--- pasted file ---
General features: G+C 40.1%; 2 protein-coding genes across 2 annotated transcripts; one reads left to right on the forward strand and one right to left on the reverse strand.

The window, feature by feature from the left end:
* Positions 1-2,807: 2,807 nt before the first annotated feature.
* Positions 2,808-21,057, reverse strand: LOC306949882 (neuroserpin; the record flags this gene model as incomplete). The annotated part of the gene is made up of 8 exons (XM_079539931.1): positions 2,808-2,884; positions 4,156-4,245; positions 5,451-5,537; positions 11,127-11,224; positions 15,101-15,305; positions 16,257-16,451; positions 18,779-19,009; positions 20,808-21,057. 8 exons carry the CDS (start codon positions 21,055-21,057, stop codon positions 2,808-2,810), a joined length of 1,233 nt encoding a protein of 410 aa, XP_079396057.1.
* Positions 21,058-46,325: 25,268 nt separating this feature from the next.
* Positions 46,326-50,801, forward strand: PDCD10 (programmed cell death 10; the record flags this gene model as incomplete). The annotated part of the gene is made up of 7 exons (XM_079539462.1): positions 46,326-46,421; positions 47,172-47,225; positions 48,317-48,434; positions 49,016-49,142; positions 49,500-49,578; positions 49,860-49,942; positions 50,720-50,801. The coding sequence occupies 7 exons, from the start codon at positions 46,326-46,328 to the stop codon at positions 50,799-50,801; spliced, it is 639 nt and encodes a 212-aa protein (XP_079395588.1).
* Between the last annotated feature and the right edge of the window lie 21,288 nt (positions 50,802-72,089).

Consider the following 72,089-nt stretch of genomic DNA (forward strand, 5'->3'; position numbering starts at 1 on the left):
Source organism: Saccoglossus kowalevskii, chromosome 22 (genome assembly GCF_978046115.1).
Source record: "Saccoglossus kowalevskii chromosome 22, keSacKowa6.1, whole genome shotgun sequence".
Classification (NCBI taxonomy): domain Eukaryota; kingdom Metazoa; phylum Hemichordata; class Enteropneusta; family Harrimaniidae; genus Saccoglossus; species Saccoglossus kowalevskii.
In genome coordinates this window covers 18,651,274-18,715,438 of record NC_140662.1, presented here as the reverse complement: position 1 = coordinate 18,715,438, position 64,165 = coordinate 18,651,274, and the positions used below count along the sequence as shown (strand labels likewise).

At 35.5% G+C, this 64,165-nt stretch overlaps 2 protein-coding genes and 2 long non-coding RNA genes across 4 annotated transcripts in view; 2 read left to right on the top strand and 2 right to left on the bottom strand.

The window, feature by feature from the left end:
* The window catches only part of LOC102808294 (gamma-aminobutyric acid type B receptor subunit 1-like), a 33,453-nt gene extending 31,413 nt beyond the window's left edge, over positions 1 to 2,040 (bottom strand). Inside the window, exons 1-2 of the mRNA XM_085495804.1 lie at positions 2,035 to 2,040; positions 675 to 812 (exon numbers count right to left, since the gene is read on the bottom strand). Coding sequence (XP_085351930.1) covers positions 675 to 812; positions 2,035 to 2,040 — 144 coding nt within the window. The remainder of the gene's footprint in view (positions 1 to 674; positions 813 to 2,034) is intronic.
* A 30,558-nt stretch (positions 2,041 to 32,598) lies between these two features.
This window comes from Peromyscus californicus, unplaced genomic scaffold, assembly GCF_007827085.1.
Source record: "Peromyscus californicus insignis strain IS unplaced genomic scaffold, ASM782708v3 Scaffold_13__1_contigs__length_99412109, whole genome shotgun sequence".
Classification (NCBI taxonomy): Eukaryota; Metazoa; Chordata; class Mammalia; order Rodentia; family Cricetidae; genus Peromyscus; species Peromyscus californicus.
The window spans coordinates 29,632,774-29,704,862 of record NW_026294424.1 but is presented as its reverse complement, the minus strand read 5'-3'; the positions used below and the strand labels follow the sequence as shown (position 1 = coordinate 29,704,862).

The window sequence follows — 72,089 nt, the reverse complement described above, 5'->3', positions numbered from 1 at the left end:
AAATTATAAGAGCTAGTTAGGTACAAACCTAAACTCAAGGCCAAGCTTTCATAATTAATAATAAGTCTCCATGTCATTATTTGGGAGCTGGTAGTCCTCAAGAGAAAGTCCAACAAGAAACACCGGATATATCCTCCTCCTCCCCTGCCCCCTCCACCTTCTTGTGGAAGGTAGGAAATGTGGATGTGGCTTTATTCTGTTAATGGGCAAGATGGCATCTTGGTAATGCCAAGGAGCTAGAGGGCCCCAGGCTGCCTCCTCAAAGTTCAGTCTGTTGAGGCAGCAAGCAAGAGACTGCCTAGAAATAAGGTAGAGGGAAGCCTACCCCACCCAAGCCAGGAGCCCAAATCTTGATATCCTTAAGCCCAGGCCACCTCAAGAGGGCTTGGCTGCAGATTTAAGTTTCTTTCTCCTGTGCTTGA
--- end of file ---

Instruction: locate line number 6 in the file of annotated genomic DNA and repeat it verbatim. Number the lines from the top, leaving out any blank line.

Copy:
* Positions 46,326-50,801, forward strand: PDCD10 (programmed cell death 10; the record flags this gene model as incomplete). The annotated part of the gene is made up of 7 exons (XM_079539462.1): positions 46,326-46,421; positions 47,172-47,225; positions 48,317-48,434; positions 49,016-49,142; positions 49,500-49,578; positions 49,860-49,942; positions 50,720-50,801. The coding sequence occupies 7 exons, from the start codon at positions 46,326-46,328 to the stop codon at positions 50,799-50,801; spliced, it is 639 nt and encodes a 212-aa protein (XP_079395588.1).